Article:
report in 2005. We have pointed to relatively stable growth
and profitability, as well as to the role for capital and scope for
institutional profit participation. We were not alone in that regard,
Re-think insurer value chain participation
and it was frankly not difficult to forecast improvements in growth
and profitability even without predicting the impact of external
demand stimulants (a rising tide that lifted all ships). But we are
Consider alternative organisational and ownership
models
Improve cost transparency and management
disciplines
increasingly cautious about the near-term outlook, and concerned
that expectations of future growth and profitability are now out of
line with long-term industry fundamentals. At best we think that
insurers face a period of considerable uncertainty based on the
interplay between three key dynamics:
First, the implications of whether consolidation (particularly
integration of successful specialists into non-specialist insurers)
is effectively executed and benefits realised and rationally
distributed between customers, distributors and insurers.
Second, the extent to which non-specialist new entrants
into IFA, group and (particularly) direct marketing channels
compromise segment profitability and reputation.
Third and most critically, the impact of supply-side regulatory
change (including APRA’s attitude to new life licenses, offshoring
and outsourcing, prospective accounting changes and legal
developments impacting claims management) on profitability,
competitive dynamics and the pace and pattern of new
entrant activity.
4
Investigate a broader range of risk pooling
opportunities
Build a broader portfolio
of incremental investments
We have considered a number of feasible future scenarios based
on identified change dynamics, each presenting radically different
outcomes in terms of growth and profitability, channel and product
dynamics and competition. We are confident only that insurers face
an extended period of uncertainty, and we are accordingly advising
our clients to avoid big bets (large-scale, fixed investments with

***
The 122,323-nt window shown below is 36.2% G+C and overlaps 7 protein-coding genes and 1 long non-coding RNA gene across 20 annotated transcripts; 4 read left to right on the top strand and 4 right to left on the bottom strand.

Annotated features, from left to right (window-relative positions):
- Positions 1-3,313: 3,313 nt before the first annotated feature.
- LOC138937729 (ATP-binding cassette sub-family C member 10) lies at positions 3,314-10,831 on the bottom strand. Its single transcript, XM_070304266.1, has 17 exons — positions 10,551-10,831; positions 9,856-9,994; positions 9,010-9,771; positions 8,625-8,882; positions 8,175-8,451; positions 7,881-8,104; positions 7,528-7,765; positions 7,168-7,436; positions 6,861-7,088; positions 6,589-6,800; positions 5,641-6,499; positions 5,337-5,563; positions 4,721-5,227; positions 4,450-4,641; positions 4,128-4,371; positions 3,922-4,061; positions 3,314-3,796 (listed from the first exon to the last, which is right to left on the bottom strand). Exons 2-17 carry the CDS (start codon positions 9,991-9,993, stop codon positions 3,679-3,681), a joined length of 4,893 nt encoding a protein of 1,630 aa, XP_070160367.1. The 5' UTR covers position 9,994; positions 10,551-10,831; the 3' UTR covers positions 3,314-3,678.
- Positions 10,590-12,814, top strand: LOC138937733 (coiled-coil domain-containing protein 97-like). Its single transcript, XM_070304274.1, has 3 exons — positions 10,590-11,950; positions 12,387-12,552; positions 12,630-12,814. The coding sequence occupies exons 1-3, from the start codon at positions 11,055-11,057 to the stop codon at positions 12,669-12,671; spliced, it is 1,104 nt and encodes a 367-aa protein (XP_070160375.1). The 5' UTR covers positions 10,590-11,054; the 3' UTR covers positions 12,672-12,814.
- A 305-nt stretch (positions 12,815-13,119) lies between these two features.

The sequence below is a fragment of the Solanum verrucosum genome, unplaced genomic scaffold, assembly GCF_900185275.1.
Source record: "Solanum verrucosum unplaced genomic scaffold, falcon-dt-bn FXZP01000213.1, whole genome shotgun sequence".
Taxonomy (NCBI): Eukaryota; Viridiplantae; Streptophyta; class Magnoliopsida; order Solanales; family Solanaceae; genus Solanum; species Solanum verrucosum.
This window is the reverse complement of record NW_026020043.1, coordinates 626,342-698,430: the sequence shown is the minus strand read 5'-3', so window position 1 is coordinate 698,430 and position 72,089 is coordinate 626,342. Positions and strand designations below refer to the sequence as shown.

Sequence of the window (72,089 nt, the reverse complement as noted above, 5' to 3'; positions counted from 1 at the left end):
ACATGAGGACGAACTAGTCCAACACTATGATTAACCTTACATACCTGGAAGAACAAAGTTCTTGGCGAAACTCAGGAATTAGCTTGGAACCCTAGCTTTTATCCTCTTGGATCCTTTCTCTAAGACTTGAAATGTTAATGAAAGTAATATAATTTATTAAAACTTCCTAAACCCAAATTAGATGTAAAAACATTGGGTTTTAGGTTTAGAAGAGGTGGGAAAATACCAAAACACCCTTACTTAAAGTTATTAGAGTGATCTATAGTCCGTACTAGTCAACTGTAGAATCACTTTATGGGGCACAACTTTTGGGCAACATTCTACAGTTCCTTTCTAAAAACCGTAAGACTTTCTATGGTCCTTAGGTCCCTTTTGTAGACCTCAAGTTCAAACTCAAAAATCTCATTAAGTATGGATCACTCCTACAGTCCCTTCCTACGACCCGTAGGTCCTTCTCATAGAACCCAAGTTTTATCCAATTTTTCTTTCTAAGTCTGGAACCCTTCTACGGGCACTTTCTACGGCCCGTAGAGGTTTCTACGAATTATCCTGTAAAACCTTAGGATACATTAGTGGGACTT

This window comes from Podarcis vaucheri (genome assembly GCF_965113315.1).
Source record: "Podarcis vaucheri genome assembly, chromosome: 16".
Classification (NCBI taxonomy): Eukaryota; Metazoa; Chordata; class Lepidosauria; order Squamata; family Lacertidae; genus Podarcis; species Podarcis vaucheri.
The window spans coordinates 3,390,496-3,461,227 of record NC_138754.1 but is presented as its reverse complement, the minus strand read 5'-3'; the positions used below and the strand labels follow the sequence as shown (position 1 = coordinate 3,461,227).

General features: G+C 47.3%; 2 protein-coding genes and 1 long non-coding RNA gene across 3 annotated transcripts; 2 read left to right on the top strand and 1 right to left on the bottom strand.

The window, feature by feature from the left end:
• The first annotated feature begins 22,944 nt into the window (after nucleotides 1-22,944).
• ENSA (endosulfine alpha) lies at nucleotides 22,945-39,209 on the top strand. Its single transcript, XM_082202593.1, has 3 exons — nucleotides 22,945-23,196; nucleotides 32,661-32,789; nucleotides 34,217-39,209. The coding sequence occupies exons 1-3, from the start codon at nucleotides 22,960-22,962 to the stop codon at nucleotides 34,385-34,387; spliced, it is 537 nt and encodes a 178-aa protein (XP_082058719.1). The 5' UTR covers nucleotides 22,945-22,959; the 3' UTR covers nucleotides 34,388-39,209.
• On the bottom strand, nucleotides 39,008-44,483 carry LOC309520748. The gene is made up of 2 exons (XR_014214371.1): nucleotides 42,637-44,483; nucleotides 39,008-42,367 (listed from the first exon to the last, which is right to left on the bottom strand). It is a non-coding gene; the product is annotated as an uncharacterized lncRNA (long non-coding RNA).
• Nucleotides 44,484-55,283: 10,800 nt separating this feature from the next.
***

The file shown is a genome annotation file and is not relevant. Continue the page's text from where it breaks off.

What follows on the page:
limited optionality) over the next 12 – 24 months. That is not to say
that we think insurers should scale back investment activity. The
minimum cost of maintaining competitive position is higher than
ever with so many insurers positioned on the boundary between
‘competitive’ and ‘differentiated’ (Figure 2) and if anything we feel
that uncertainty creates opportunity for those willing and able to
invest. However we question whether the kind of large-scale
technology or product investments (or major acquisitions for that
matter) that may have found favour in recent years are prudent in the
current environment. We suggest insurers build broader portfolios
of smaller, incremental investments around those themes (cost
efficiency, multi-channel participation and lead relationships/shareof-wallet) that are most likely to play well in all future scenarios.
Shifting focus from big bets may be easier said than done. We have
identified in past reports that insurers seem to prefer large-scale
technology and operations initiatives over incremental investments in
marketing and relationship management, and we suspect the current
trend toward fewer, bigger insurers owned by diversified institutions
will only exacerbate this tendency. Looking forward insurers may
need to re-think how they develop and manage smaller-scale
initiatives aligned to those factors that are known to drive share-ofwallet (Figure 3). They may also need to reconsider initiatives that
offer little value in the insurer’s preferred or central future scenario,
but provide significant upside or risk mitigation in alternative
scenarios. Finally it may be necessary to consider alternative (lower
cost, lower risk) approaches to pursuing big opportunities where
there is little scope for incremental improvement: for example,
partnering with international specialists to deliver genuine product
innovation at lower risk and cost.
Figure 3: Factors Driving Share-of-Wallet Improvements
1. Gathering u/w information
2. Underwriter relationships
3. Staff empowerment
4. Processing non-standard cases
5. Usability of application forms
6. Underwriting non-standard cases
7. Knowledge of adviser’s business
8. Tailoring product & service
9. New business idea flow
Source: NMG Life Risk Adviser Programme 2008/2009
Figure 2: Life Risk Adviser Programme, 2009 Business Capability Index
100%
Competitive
Uncompetitive
Differentiated
90%
80%
Market penetration
70%
60%
TOW
ING
50%
AIA
AST
AVI
COM
AXA
40%
ZUR
30%
MAC
MLC
20%
10%
0%
55
60
65
70
Business Capability Index
Source: NMG Life Risk Adviser Programme 2009
Insights Report – Life Risk Australia 2010 5
Consider alternative
organisational and
ownership models
While alternative organisational and ownership structures have
We believe there are a range of options for insurers willing to
proliferated in asset management, and even in the general insurance